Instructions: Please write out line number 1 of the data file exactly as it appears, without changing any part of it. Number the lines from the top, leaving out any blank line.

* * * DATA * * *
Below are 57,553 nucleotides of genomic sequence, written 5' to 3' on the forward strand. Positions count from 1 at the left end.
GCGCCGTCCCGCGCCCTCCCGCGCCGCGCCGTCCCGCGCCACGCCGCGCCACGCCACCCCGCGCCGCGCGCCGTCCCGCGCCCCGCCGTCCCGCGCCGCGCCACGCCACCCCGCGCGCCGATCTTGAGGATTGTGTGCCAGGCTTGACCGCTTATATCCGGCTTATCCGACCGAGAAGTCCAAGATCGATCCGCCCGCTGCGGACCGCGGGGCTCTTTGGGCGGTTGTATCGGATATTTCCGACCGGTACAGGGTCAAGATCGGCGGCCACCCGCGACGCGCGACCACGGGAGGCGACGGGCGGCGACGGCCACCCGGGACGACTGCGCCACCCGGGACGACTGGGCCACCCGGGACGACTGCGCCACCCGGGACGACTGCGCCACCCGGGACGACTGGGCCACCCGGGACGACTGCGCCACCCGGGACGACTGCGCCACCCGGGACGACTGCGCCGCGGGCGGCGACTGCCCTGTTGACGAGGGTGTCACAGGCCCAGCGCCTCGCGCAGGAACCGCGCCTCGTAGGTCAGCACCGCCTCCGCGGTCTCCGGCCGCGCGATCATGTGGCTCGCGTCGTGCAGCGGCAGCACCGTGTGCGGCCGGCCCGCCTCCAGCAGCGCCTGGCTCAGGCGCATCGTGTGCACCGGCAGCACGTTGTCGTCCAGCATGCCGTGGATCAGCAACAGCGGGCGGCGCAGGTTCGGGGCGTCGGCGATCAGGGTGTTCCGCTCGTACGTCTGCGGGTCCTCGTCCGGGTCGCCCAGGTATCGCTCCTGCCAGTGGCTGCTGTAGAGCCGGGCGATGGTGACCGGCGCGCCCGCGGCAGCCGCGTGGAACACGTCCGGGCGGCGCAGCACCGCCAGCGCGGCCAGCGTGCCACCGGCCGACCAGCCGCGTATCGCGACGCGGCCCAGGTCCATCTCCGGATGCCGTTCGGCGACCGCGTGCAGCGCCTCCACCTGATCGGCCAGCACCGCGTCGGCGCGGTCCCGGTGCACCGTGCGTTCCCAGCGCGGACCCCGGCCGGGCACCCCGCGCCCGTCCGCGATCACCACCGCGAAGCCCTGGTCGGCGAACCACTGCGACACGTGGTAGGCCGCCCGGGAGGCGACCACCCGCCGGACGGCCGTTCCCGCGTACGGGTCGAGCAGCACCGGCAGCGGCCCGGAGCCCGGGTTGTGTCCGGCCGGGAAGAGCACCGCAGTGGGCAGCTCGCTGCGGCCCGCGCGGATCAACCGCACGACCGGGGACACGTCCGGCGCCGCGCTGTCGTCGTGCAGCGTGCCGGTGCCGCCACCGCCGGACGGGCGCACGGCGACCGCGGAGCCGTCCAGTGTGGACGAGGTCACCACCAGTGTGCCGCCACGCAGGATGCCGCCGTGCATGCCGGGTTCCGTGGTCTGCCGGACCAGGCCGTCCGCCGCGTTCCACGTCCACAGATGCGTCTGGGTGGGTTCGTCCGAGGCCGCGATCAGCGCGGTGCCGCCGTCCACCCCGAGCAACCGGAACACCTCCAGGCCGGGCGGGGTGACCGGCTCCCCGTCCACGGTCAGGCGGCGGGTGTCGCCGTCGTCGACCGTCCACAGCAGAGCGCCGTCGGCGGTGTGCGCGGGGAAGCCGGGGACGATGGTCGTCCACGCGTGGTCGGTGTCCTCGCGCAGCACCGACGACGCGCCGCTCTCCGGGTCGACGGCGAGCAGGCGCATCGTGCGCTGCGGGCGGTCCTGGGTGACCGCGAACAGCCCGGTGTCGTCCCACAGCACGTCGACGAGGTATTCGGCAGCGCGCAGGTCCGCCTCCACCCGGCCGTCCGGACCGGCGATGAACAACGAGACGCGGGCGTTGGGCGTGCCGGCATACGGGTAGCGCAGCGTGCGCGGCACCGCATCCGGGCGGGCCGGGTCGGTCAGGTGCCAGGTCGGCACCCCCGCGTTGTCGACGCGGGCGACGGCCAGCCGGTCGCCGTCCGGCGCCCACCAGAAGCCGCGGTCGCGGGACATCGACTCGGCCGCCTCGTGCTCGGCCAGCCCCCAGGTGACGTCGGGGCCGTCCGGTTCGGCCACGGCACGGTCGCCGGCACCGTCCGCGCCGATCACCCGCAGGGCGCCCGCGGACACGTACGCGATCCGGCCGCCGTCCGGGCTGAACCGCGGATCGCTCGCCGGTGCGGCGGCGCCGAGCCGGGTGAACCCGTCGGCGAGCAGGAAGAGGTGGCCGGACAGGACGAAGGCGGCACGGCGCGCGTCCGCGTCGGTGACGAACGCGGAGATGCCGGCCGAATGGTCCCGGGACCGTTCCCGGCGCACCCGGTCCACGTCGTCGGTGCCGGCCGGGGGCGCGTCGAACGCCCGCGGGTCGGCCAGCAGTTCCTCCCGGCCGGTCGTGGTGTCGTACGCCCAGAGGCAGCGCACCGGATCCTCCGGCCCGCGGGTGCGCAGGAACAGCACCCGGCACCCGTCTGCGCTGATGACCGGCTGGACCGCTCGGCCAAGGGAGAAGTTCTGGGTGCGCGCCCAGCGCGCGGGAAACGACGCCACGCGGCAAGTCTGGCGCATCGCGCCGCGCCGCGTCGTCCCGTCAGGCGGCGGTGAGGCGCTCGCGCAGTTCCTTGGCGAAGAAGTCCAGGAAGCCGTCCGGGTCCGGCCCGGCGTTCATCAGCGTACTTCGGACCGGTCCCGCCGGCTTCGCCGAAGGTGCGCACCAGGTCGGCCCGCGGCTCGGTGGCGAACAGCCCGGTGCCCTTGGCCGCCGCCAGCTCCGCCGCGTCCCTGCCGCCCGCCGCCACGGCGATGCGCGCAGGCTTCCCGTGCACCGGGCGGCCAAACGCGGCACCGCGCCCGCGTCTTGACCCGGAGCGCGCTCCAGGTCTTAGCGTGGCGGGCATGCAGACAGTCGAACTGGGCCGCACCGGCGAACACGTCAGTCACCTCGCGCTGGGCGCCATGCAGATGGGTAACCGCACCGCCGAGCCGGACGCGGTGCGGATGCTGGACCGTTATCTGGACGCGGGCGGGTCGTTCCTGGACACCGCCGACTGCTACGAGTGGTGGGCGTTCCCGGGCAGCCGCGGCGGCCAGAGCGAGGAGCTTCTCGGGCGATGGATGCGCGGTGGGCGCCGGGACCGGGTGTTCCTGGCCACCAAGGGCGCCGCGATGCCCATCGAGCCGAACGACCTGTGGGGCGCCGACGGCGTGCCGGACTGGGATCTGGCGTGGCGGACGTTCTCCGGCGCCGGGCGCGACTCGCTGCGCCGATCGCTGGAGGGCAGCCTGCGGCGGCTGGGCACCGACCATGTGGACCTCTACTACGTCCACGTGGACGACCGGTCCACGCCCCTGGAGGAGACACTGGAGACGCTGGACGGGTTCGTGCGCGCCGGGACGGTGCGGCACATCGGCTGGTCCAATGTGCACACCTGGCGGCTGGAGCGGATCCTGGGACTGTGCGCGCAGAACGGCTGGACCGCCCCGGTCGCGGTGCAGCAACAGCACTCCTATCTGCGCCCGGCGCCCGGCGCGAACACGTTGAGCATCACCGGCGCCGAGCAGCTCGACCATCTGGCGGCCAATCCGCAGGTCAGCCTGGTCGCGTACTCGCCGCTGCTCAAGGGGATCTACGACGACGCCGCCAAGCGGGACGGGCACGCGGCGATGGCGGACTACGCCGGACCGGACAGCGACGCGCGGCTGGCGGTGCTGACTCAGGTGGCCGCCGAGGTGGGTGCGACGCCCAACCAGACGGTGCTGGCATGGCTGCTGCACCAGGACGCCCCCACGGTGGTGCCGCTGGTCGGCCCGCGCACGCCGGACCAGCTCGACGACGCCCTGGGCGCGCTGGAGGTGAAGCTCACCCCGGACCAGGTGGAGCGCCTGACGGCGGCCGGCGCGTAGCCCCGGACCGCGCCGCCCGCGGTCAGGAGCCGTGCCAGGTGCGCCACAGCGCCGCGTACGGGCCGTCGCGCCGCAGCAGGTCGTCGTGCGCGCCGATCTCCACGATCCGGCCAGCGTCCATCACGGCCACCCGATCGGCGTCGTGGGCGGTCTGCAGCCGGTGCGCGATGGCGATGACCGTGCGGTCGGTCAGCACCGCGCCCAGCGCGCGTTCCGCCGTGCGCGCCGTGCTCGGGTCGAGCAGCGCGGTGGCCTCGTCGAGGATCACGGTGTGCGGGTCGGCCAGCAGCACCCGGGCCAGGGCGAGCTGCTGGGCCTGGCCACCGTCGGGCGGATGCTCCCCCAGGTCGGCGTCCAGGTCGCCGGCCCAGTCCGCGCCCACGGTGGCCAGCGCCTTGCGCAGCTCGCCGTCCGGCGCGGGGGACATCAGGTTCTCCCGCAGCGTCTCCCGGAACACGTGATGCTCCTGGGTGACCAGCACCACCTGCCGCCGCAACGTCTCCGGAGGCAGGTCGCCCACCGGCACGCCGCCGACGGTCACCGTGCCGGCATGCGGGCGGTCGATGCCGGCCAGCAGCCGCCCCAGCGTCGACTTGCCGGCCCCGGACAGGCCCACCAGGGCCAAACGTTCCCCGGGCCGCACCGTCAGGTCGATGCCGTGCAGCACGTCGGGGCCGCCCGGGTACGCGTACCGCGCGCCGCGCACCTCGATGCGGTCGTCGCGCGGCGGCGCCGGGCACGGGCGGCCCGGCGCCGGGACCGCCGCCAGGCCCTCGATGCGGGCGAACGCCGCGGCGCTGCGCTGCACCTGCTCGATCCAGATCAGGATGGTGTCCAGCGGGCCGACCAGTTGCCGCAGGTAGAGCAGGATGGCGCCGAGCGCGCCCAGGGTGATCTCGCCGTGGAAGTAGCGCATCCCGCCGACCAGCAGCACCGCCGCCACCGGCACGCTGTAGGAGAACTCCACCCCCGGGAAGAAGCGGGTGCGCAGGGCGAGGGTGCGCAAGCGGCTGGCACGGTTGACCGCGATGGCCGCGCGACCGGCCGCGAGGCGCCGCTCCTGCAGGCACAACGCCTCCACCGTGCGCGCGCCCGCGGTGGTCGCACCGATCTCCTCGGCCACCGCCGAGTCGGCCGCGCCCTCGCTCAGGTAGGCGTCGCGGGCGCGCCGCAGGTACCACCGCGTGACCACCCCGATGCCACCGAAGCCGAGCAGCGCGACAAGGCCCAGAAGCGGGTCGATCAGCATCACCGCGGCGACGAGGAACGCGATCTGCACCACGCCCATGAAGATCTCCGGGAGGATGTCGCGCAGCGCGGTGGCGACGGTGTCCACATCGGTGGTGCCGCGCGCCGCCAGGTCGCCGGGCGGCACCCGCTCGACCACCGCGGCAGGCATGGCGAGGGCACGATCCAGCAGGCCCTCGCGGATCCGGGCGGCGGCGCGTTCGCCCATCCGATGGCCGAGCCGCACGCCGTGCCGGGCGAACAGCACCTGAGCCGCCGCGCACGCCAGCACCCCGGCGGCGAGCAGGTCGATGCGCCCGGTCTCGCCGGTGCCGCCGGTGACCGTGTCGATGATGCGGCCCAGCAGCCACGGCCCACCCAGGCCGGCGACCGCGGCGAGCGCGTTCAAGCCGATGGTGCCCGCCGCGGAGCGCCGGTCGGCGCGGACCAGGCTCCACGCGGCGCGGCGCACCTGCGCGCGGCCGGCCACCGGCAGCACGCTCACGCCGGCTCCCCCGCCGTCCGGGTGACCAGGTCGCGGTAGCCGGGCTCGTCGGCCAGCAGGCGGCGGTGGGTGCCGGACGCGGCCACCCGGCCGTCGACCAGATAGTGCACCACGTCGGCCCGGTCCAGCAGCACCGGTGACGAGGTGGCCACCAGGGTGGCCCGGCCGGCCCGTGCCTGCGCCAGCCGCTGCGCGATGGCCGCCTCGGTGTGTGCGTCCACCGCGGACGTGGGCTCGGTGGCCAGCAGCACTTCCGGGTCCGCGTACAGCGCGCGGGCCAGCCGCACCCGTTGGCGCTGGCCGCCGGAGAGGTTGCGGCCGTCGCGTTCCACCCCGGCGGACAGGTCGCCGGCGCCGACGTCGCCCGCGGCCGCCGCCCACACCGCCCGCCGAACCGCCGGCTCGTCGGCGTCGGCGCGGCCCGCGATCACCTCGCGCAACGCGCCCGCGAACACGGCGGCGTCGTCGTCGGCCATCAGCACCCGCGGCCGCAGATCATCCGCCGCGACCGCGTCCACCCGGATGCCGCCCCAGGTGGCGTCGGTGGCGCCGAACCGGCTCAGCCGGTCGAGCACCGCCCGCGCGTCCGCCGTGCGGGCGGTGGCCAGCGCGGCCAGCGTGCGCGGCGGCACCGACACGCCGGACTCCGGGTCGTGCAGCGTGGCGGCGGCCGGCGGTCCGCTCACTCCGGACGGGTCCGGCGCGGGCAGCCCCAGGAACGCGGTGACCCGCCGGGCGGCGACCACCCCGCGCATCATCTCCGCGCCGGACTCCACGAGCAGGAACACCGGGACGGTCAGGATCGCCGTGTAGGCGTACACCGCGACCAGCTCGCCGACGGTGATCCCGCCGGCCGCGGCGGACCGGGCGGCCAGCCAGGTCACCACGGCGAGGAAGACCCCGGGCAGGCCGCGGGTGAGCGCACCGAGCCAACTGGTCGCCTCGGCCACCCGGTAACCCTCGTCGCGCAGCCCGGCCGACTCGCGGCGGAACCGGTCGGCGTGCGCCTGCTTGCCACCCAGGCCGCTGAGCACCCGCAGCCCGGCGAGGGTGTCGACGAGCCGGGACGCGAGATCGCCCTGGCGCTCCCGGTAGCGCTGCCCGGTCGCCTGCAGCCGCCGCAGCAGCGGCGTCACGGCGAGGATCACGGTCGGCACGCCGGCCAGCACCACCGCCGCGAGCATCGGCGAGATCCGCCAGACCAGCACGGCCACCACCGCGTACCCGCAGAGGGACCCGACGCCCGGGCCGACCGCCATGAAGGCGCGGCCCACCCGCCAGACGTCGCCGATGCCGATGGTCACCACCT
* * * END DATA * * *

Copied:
Below are 57,553 nucleotides of genomic sequence, written 5' to 3' on the forward strand. Positions count from 1 at the left end.